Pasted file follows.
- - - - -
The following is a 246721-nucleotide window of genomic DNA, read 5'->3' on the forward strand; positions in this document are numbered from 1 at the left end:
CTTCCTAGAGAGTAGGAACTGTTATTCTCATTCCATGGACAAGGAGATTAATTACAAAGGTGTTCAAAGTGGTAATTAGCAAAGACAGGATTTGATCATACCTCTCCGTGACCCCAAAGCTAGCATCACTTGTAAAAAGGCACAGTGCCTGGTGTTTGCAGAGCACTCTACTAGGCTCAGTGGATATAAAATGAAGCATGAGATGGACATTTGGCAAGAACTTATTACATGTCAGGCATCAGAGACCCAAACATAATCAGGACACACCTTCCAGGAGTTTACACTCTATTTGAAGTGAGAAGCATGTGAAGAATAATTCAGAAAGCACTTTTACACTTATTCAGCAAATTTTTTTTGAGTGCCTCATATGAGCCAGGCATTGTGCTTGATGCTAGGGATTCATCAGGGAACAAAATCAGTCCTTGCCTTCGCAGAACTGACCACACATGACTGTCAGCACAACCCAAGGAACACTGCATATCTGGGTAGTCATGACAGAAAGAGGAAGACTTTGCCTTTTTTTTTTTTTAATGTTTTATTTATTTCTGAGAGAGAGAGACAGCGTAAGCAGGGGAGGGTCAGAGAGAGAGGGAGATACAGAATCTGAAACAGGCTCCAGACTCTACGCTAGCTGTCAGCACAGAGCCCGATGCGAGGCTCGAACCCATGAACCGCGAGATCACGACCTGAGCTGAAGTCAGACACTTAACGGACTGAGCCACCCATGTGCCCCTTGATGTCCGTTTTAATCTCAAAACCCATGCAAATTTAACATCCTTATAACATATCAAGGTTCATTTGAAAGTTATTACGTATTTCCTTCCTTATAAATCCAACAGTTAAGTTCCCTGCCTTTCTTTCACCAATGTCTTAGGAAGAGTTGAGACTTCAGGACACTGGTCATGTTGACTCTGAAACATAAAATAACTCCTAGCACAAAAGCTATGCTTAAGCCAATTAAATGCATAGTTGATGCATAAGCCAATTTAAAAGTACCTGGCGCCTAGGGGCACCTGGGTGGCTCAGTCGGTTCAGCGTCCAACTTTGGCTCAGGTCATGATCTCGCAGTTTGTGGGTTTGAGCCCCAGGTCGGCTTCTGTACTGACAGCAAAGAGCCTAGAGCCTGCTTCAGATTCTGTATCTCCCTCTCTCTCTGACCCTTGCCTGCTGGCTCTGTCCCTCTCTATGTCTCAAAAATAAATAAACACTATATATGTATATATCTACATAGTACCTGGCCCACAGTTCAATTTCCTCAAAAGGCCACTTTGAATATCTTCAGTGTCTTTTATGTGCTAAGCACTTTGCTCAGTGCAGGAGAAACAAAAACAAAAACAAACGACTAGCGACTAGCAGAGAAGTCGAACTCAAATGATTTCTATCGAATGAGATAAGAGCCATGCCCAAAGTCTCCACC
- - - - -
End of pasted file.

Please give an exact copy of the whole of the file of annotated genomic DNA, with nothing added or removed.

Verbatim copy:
The following is a 246721-nucleotide window of genomic DNA, read 5'->3' on the forward strand; positions in this document are numbered from 1 at the left end:
CTTCCTAGAGAGTAGGAACTGTTATTCTCATTCCATGGACAAGGAGATTAATTACAAAGGTGTTCAAAGTGGTAATTAGCAAAGACAGGATTTGATCATACCTCTCCGTGACCCCAAAGCTAGCATCACTTGTAAAAAGGCACAGTGCCTGGTGTTTGCAGAGCACTCTACTAGGCTCAGTGGATATAAAATGAAGCATGAGATGGACATTTGGCAAGAACTTATTACATGTCAGGCATCAGAGACCCAAACATAATCAGGACACACCTTCCAGGAGTTTACACTCTATTTGAAGTGAGAAGCATGTGAAGAATAATTCAGAAAGCACTTTTACACTTATTCAGCAAATTTTTTTTGAGTGCCTCATATGAGCCAGGCATTGTGCTTGATGCTAGGGATTCATCAGGGAACAAAATCAGTCCTTGCCTTCGCAGAACTGACCACACATGACTGTCAGCACAACCCAAGGAACACTGCATATCTGGGTAGTCATGACAGAAAGAGGAAGACTTTGCCTTTTTTTTTTTTTAATGTTTTATTTATTTCTGAGAGAGAGAGACAGCGTAAGCAGGGGAGGGTCAGAGAGAGAGGGAGATACAGAATCTGAAACAGGCTCCAGACTCTACGCTAGCTGTCAGCACAGAGCCCGATGCGAGGCTCGAACCCATGAACCGCGAGATCACGACCTGAGCTGAAGTCAGACACTTAACGGACTGAGCCACCCATGTGCCCCTTGATGTCCGTTTTAATCTCAAAACCCATGCAAATTTAACATCCTTATAACATATCAAGGTTCATTTGAAAGTTATTACGTATTTCCTTCCTTATAAATCCAACAGTTAAGTTCCCTGCCTTTCTTTCACCAATGTCTTAGGAAGAGTTGAGACTTCAGGACACTGGTCATGTTGACTCTGAAACATAAAATAACTCCTAGCACAAAAGCTATGCTTAAGCCAATTAAATGCATAGTTGATGCATAAGCCAATTTAAAAGTACCTGGCGCCTAGGGGCACCTGGGTGGCTCAGTCGGTTCAGCGTCCAACTTTGGCTCAGGTCATGATCTCGCAGTTTGTGGGTTTGAGCCCCAGGTCGGCTTCTGTACTGACAGCAAAGAGCCTAGAGCCTGCTTCAGATTCTGTATCTCCCTCTCTCTCTGACCCTTGCCTGCTGGCTCTGTCCCTCTCTATGTCTCAAAAATAAATAAACACTATATATGTATATATCTACATAGTACCTGGCCCACAGTTCAATTTCCTCAAAAGGCCACTTTGAATATCTTCAGTGTCTTTTATGTGCTAAGCACTTTGCTCAGTGCAGGAGAAACAAAAACAAAAACAAACGACTAGCGACTAGCAGAGAAGTCGAACTCAAATGATTTCTATCGAATGAGATAAGAGCCATGCCCAAAGTCTCCACC